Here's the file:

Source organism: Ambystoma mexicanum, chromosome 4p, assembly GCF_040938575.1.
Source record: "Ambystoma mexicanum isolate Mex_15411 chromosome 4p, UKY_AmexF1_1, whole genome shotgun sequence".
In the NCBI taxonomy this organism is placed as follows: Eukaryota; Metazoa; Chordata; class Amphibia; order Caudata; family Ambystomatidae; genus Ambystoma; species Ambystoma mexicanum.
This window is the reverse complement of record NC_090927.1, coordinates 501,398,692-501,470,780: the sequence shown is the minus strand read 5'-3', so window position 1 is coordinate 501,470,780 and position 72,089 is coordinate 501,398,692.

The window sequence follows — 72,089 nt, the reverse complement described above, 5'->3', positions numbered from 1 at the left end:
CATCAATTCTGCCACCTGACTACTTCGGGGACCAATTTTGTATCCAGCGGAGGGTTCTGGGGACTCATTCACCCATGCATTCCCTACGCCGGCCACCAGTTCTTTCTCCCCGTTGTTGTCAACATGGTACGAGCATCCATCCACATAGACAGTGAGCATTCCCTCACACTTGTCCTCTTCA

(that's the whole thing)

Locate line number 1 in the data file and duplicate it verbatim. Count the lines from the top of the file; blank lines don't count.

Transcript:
Source organism: Ambystoma mexicanum, chromosome 4p, assembly GCF_040938575.1.